My own Maalaala Mo Kaya
I don’t want to be tearjerky or something. But since it is the season of achievements, commemoration, and graduation, allow me to share to you my little story as a student.
I was a spoiled youngest daughter. Though I was not from a rich family, my parents were very accommodating to my whims. Not that I had a lot. I would say I was mature at an early age, I did not want to abuse their great love for me. Eventually, I realized that I could not have everything that I wanted and even could not have everything that I needed.
In high school, my parents sent me to a private school despite their constant financial struggle. I was aware of the promissory notes they’d had to send come examination time. Yet they still enrolled me in a private school anyway. In the first 2 years, I only had one set of school uniform that I would have to wash every night and hang dry to use the next morning. I had ugly pair of shoes. I had difficulty with getting books, and had to inherit books from my brother whom also inherited them from whomever.
In my 3rd year, I opened up becoming a working scholar at school to study for free and finally, it was not as difficult. It was still hard to acquire books so I had to borrow from teachers. The good thing is, they have kept books that some past students would leave behind. All I had to do was return the books at the end of the school year.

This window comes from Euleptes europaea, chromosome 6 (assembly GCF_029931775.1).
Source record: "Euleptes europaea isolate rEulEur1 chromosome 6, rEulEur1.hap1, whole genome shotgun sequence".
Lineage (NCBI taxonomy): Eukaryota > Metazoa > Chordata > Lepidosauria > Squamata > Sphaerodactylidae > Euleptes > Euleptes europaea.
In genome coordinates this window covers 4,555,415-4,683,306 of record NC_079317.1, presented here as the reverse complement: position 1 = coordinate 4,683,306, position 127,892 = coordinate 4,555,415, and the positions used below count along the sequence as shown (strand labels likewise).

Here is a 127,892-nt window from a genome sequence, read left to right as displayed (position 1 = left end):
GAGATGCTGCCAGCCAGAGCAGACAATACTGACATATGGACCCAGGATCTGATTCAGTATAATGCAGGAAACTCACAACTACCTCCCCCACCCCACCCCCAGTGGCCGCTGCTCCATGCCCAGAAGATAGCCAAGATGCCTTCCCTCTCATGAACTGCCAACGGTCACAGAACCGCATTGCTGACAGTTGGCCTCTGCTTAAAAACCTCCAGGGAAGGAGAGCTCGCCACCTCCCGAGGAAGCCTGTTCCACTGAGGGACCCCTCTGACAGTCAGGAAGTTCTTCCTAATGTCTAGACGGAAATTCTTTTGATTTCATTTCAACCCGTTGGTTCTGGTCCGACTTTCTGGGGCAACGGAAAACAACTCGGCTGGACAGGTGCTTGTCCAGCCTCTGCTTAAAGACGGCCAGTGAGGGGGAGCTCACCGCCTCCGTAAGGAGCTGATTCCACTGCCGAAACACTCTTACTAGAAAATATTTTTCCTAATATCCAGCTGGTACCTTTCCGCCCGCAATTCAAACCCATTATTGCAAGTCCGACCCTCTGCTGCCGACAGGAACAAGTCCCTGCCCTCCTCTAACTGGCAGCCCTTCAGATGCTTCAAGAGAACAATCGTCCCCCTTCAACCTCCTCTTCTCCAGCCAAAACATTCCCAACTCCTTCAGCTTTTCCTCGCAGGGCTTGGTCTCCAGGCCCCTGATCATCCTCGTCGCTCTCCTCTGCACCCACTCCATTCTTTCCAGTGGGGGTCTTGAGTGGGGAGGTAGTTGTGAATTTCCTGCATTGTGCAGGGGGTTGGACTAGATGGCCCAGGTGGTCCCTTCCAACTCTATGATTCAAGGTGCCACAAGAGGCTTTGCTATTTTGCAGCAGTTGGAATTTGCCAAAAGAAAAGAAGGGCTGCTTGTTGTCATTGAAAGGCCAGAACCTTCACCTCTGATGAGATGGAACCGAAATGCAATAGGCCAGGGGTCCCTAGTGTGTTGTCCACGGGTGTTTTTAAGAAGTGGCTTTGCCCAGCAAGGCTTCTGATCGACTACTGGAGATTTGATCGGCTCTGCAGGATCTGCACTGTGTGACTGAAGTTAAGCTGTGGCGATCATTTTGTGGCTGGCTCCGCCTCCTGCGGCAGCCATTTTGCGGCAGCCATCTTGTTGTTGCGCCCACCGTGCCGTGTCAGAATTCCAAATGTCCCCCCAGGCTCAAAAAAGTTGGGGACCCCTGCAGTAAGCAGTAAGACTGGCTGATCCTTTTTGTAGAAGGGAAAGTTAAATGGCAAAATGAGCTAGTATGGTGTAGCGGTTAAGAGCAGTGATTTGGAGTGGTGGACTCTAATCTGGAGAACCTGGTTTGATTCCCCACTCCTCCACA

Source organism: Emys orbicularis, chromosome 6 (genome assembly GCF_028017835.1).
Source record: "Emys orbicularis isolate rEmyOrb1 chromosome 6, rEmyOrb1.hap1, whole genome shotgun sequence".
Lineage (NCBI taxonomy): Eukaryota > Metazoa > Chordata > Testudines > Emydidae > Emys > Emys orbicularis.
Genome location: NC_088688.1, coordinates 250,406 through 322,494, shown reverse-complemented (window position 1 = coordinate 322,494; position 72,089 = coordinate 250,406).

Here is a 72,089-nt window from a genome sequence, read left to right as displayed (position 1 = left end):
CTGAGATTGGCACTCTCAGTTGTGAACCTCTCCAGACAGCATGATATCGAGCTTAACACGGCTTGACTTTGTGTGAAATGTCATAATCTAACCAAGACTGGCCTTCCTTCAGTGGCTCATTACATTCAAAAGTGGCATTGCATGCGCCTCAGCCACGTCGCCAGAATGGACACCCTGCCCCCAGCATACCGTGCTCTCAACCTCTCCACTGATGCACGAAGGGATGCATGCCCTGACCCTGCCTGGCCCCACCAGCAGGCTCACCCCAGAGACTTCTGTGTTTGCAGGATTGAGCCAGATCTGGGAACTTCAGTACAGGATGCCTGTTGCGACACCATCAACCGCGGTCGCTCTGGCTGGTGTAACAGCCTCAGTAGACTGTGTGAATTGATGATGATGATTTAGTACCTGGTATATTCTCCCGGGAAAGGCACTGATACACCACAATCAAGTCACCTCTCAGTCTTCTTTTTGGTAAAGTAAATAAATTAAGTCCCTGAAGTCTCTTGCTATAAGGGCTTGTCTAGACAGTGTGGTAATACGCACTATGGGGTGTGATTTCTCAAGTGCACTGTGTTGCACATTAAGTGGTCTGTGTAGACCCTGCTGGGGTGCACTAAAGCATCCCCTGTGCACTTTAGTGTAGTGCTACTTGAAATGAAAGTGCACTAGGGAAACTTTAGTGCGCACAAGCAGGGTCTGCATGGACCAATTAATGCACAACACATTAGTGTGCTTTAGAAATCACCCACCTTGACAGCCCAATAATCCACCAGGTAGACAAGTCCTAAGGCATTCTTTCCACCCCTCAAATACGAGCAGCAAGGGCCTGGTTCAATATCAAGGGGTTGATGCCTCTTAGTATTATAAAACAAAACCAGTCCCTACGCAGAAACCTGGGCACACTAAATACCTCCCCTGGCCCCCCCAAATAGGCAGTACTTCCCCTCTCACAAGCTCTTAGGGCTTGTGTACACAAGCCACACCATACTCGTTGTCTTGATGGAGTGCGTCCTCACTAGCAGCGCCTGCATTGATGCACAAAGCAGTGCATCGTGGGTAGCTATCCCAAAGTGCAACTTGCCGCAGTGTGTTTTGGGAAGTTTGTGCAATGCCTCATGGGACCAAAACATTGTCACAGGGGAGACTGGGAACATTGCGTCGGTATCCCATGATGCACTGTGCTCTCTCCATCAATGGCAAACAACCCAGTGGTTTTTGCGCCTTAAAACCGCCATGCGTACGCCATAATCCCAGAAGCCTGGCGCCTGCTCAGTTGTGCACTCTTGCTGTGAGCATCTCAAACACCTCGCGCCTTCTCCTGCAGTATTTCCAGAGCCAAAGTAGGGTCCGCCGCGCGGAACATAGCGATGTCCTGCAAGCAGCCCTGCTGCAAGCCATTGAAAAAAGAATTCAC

Knowing that studying for “free” would not be that hard it turned out, I promised to do the same in college, in whatever way possible. I applied for full scholarship and was granted one by the local government – covering all tuition and miscellaneous fees. I just had to have an average grade of 2.0 and must not fail at any course.
I also worked as a student writer/editor and entitled me 50% more discount which was converted to cash and was helpful in my other school needs – books, everyday jeepney fare, food, projects, and so on. And yes, that was never enough so magic has to be done everyday.
I should say, my parents were lucky to have me as a child. In my four and a half years in college, they only had to worry most about graduation-related fees – even half of that was paid for by my very close friends because my parents were still struggling financially.
It was not easy. And while I am proud of how I have survived school, it would’ve been better if life would not be as tasking. If you notice, this is not a new story. Many Filipino children if not most, have to go through this and worse. Why? Is it the government? Is it because of our own doing? Is it our fault to be poor as a family and as a country?